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Editorial

October 12, 2017

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Demand for energy data

Demand for energy data

Proposed regulatory reforms in the oil and gas sectors have been plagued by differences between the centre and the provinces over the exploration, distribution and compensation for energy in the country. The latest proposal by the provinces – for the federal government to share real-time data on the production of oil, gas and electricity in the country with the provinces – could represent a chance for a breakthrough. Making this data available would give the provinces a better idea of how much energy they are producing and consuming and could lead to developing a fairer formula for sharing revenues. The provinces have complained about the supply of electricity, and there is also a feeling that they are being deliberately shortchanged. Being able to monitor the production of electricity would assuage their concerns. The proposal will now be taken up at meetings of the Inter-Provincial Coordination Committee and the Council of Common Interests where the only stumbling block is the possible objection of the federal government and Punjab.         By itself, the change will not address the problems the smaller provinces have but it will give them the data on which to base any future reforms.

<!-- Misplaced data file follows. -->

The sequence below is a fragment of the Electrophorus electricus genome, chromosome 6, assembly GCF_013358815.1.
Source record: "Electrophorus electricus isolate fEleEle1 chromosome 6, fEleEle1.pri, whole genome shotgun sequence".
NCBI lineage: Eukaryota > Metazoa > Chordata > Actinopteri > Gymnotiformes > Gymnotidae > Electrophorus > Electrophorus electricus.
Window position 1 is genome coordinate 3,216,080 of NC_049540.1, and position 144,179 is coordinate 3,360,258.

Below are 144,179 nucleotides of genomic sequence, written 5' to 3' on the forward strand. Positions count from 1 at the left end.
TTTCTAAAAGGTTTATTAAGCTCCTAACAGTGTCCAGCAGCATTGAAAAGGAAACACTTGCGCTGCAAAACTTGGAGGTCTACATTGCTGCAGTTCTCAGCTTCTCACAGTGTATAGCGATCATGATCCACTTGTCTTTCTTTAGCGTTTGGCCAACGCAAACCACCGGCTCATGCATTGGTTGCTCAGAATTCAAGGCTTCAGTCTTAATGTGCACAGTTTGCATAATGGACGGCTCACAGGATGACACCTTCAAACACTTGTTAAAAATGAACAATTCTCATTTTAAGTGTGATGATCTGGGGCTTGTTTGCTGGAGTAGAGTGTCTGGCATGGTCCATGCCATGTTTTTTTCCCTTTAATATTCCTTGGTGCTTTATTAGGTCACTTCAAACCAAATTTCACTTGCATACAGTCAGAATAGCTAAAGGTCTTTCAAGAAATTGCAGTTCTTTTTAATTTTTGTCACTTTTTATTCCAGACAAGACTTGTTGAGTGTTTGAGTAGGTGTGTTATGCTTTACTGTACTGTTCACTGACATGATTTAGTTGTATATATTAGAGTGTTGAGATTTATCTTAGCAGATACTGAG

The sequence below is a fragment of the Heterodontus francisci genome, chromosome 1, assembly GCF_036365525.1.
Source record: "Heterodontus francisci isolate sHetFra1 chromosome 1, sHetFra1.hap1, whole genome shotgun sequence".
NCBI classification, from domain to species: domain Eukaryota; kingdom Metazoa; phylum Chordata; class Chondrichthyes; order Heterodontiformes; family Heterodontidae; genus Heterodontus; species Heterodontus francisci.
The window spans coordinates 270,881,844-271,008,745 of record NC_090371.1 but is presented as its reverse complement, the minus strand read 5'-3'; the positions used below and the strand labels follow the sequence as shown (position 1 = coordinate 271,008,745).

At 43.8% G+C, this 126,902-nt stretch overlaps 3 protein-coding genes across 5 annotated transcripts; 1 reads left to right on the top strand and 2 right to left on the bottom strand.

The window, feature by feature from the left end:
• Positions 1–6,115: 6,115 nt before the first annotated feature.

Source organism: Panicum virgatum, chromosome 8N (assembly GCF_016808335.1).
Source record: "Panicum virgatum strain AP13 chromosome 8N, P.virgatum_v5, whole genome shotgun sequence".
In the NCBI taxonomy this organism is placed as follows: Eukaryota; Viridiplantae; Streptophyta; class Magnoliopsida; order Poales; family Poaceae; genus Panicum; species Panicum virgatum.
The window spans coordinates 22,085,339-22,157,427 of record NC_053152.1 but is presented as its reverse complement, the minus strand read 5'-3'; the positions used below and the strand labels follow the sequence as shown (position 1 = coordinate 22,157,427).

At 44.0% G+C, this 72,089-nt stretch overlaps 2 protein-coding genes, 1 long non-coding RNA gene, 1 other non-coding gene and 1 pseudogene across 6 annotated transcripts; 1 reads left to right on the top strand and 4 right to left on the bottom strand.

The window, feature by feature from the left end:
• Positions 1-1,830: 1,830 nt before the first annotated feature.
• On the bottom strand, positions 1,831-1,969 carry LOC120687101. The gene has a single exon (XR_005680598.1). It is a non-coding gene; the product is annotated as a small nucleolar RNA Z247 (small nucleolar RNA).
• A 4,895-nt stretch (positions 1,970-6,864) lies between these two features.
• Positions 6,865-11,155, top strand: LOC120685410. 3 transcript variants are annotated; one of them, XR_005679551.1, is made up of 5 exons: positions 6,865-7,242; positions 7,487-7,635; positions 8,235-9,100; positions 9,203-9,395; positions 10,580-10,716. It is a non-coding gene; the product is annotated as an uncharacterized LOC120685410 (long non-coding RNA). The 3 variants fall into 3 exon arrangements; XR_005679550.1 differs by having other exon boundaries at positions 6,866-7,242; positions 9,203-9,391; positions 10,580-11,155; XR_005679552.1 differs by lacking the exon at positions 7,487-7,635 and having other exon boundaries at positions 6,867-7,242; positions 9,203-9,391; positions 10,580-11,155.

The federal government, however, is keen on further centralisation in the distribution and allocation of resources. Prime Minister Shahid Khaqan Abbasi had recently proposed setting up a Pakistan Petroleum Exploration and Production Authority whose members would be appointed by the centre. That idea was shot down by the provinces and will now be discussed by the Council of Common Interests. Balochistan and Sindh, in particular, are angry about facing acute gas shortages despite being the largest producers of gas in the country. Sindh has repeatedly complained that the centre is violating the constitution by tasking to the Economic Coordination Committee power reforms which should be the domain of the Council of Common Interests. For Balochistan, the exploitation of its natural resources has long been a source of anger and alienation. The centre isn’t being helped by its reliance on the World Bank, which has been an integral part of the reforms process and is pushing for greater centralisation. An equal role for the provinces in the gas and oil sectors is not just a question of economic fairness but one of political stability as well. The proposal to share real-time data should thus be accepted and used as a starting point for more comprehensive devolutionary reforms.

 

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